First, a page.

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Problems on Exceptional Title, 'Ancient Rights' and Burden of Proof

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Chapter Summary

The ?exceptional regime' requirement was discussed in UN Juridical Regime, where it was seen to be more than a mere "academic" question. This was because of "rigorous proof" necessary for such a claim; and "basis of title" having here to be "exceptionally strong", especially because it normally involves a derogation of freedom of high seas relative to other States. In the discussion of concept of historic waters, the burden of proof has been seen to be on claimant State. This aspect was much discussed in Fisheries case, where both adversaries agreed that the burden of proof fell on the State which was allegedly making the "exceptional" claim, invoking old maxim of ?eo incumbit qui probit'. There are some past historic claims to waters which because of their exaggerated geographical extent, in no sense of word could possibly constitute juridical bays and which postdate any separable claim based on "ancient rights".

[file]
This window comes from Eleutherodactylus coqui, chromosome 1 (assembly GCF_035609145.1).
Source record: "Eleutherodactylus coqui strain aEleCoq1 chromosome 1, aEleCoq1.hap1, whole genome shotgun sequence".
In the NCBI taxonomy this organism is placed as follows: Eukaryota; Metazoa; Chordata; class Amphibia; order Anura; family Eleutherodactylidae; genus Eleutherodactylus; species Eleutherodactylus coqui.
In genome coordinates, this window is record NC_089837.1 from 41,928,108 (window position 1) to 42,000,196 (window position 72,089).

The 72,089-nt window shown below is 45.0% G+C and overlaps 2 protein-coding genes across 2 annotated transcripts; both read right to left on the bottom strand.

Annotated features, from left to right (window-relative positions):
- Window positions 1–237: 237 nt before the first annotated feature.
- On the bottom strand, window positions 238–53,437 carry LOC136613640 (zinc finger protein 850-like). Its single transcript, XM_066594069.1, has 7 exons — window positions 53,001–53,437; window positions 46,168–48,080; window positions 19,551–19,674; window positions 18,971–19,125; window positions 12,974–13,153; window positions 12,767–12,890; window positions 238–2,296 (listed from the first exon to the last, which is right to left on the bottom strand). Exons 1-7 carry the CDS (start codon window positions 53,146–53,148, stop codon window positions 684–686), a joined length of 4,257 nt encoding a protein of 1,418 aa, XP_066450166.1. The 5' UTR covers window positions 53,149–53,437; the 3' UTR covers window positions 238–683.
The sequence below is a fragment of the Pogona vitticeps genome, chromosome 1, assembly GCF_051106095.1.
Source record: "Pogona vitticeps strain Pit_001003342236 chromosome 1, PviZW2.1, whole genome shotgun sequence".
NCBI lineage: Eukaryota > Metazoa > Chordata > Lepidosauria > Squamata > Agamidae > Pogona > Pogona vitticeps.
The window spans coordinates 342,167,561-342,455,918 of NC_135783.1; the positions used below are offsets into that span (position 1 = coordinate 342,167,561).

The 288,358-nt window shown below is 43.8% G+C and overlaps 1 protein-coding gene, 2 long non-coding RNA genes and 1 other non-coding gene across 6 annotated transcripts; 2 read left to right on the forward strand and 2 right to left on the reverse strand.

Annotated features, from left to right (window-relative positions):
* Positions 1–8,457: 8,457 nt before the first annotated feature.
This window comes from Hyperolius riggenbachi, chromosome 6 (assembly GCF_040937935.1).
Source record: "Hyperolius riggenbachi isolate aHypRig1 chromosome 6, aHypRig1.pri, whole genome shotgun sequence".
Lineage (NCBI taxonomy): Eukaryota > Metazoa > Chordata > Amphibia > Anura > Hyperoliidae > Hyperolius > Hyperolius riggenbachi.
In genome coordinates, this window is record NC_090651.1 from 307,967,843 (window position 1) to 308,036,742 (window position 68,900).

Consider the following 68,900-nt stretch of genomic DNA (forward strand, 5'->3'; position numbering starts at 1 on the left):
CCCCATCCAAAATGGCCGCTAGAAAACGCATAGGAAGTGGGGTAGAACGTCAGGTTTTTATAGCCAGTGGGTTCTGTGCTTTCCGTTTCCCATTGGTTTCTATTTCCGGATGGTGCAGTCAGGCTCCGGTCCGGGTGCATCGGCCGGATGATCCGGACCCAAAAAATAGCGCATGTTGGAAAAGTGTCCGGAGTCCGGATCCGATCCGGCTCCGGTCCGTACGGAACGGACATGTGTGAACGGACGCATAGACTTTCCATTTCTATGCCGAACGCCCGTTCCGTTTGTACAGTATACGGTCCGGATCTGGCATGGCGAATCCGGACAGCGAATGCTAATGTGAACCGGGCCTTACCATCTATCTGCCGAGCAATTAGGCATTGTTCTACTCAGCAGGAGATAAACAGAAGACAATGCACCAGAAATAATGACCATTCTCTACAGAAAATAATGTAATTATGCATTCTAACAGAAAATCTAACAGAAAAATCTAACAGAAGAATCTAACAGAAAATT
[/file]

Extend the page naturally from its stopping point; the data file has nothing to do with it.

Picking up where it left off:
Keywords: ancient rights; burden of proof; exceptional title; Fisheries case; historic waters; juridical bays; UN Juridical Regime



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